Presentation on theme: "Ballast Water Risk and Management Randall Marshall WET Coordinator WA State Dept. of Ecology P.O. Box 47600 Olympia, Washington 98504-7600 360-407-6445."— Presentation transcript:
Ballast Water Risk and Management Randall Marshall WET Coordinator WA State Dept. of Ecology P.O. Box Olympia, Washington or
Protecting State Waters The state legislature set July 1, 2007 as the deadline beyond which no discharge of unexchanged or untreated ballast water to state waters will be allowed. (The current Chapter RCW has dropped the deadline without abandoning the goal.) Meeting the goal is dependent on providing the shipping industry with a list of tested and approved ballast water treatment technologies.
Protect State Waters? What is the threat?
Ballast Water Release
Example - Griffen's isopod Griffen's isopod (Orthione griffenis) impairs mud shrimp reproduction by sucking blood. The parasite is a non-native species most likely introduced through ballast water. As many as 80% of adult mud shrimp in a bay can be infested causing reproduction to be almost completely halted. Mud shrimp are a key food for fish and birds, and humans use them as fishing bait.
Example: San Francisco Bay/Delta Native Copepod Introduced Copepod
Standards for Ballast Water State rules set standards for the effectiveness and safety of ballast water treatment. One standard is that treated ballast water must meet state water quality discharge laws. The Department of Ecology Water Quality Program is responsible for reviewing for compliance with this standard any ballast water treatment proposals involving biocides.
WAC (2)(d)(v) “The discharge from a technology must be environmentally sound and in compliance with existing water quality discharge laws.”
Establishing the Environmental Safety of Ballast Water Biocides Appendix H of Ecology Publication WQ-R describes the procedure. Zero toxicity at discharge is preferred if treatment effectiveness is not impaired. Otherwise, the BW biocide concentration cannot be more than twice the LC 50 (EC 50 ) of the most sensitive test. First BW biocide evaluation process in nation.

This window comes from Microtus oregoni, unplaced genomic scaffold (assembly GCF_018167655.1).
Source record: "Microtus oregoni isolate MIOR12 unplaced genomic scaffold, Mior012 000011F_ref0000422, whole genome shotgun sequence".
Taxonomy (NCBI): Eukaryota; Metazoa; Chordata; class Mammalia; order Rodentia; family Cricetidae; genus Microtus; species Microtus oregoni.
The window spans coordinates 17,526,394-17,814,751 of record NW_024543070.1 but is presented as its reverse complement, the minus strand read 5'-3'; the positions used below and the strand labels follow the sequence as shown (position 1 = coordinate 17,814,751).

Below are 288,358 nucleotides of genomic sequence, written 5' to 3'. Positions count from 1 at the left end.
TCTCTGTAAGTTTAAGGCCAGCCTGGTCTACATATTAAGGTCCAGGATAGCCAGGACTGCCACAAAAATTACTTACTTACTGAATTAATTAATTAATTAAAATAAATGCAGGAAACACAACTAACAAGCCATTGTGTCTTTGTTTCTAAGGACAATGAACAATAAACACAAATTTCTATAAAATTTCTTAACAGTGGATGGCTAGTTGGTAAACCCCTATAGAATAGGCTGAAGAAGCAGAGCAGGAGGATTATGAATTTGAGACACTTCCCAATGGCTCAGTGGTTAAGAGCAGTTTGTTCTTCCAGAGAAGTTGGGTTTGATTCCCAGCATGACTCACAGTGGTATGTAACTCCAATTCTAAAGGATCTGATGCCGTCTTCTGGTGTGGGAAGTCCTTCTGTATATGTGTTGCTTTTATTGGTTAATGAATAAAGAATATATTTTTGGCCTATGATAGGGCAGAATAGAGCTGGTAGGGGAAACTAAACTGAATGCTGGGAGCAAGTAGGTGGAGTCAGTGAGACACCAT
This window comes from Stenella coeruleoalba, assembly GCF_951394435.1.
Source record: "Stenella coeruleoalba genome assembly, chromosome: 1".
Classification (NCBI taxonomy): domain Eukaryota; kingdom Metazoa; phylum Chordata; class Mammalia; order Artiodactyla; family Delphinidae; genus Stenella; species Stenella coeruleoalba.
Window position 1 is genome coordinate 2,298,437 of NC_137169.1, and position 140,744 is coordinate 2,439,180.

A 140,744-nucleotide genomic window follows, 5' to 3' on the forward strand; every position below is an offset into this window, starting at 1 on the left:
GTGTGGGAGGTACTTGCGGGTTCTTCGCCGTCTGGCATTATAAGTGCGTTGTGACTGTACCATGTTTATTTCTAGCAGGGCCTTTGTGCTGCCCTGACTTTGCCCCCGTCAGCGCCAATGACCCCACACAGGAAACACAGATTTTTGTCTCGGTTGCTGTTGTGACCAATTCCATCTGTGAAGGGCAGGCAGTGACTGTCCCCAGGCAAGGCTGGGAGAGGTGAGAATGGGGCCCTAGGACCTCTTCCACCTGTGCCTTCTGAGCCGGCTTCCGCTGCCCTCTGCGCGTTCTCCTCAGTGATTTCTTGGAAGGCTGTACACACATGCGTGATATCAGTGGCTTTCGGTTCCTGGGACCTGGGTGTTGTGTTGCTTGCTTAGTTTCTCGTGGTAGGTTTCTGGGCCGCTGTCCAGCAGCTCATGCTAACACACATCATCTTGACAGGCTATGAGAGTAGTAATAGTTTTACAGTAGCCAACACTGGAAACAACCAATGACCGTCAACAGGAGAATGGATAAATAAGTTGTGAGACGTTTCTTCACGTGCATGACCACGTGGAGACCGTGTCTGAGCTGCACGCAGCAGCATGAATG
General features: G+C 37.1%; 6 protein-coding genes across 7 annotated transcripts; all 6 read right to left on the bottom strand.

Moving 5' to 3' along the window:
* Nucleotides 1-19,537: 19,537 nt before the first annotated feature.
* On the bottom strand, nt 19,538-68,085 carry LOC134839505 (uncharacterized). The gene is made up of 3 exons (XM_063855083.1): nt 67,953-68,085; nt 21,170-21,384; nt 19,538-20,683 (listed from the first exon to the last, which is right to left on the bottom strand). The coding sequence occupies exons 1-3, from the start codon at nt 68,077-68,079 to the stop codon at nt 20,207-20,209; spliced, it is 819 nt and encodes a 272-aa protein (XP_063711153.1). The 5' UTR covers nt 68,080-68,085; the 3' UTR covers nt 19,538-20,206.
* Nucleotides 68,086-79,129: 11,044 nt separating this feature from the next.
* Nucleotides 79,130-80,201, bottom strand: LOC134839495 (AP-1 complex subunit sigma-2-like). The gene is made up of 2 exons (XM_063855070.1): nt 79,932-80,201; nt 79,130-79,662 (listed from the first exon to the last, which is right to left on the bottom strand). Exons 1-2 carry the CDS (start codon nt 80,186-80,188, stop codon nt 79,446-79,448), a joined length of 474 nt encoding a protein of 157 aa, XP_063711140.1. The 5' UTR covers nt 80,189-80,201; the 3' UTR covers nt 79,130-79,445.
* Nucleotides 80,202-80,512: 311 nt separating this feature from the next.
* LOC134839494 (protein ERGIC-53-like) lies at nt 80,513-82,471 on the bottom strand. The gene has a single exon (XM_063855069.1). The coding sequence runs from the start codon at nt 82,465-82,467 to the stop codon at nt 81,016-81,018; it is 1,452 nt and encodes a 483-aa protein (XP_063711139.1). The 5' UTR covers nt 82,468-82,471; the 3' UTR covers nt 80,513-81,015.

Maximum Allowed Chlorine Dioxide Discharge Concentration Toxic thresholds are sharp. EC 50 results for the 3 most sensitive test endpoints were around 0.2 mg/L ClO 2. Effects disappear when concentrations reach 0.15 mg/L ClO 2. 0.4 mg/L ClO 2 (twice the EC 50 ) would become nontoxic with the 1:2 to 1:3 dilution which occurs immediately upon discharge.
Safety Factors Test organisms receive greater exposure than wild organisms because test durations last longer than ballast water discharges do. Chlorine dioxide continues to degrade and volatilize in the environment. Natural organic matter and sunlight enhance ClO 2 decay. Ongoing toxicity testing is an approval condition.
Electrochlorination Uses electricity to generate chlorine and related oxidants (TRC) from chloride in seawater in order to destroy living organisms in ballast water. Dechlorination with sodium sulfite is used prior to discharge to neutralize toxicity (“chlorine goes back to chloride”). The WQP required toxicity testing of seawater treated by a bench scale version of the system.
Peracetic Acid and H 2 O 2 Peracetic acid is very toxic and very reactive with a half-life of several hours. Hydrogen peroxide is also toxic but will react over time with organic matter or metals to become water and oxygen. Will oxidize and breakdown some organic pollutants in ballast water. Bench scale testing confirmed the breakdown and elimination of toxicity.
General Considerations Some toxicity tests are conducted for 7 days which is much longer than a BW discharge. Biocide toxicity at its worst would be confined to the vicinity of the vessel and last not much longer than the ballast water discharge. Zero risk does not exist. Proper risk management involves balancing sometimes competing priorities.
Current Status We still do not treat ballast water prior to discharge. The most that can be expected is mid-ocean exchange. The state ballast water standard is based upon percent removal and is unrealistic and not necessarily protective. National treatment standards are also lacking.
Proposed Standards IMO, Congress, and a few states have proposed standards. Some standards are so low as to be not measurable such as < 1 viable organism in 10 cubic meters (10 metric tons). Zero is excessive but no higher number is known to be adequately protective. WDFW and the state Ballast Water Work Group are drafting rules to try to solve all of these problems.
Fouling on Ship Hulls Underwater view of a highly fouled ship hull showing attached fouling organisms
Hull Fouling Species attached to hulls, seachests, anchors, etc. are transported among harbors. Although fewer organisms than typical ballast water, fouling can include reproductive adults. 800 million square meters of wetted surface area on hulls enter into North American ports per day. Of 171 species introduced in the U.S. due to shipping, more are linked to hull fouling than ballast water. In Hawaii, New Zealand and Australia, hull fouling may be the most important vector for introductions.
Possible vector for coastal NIS introduced to North America by shipping (n=171)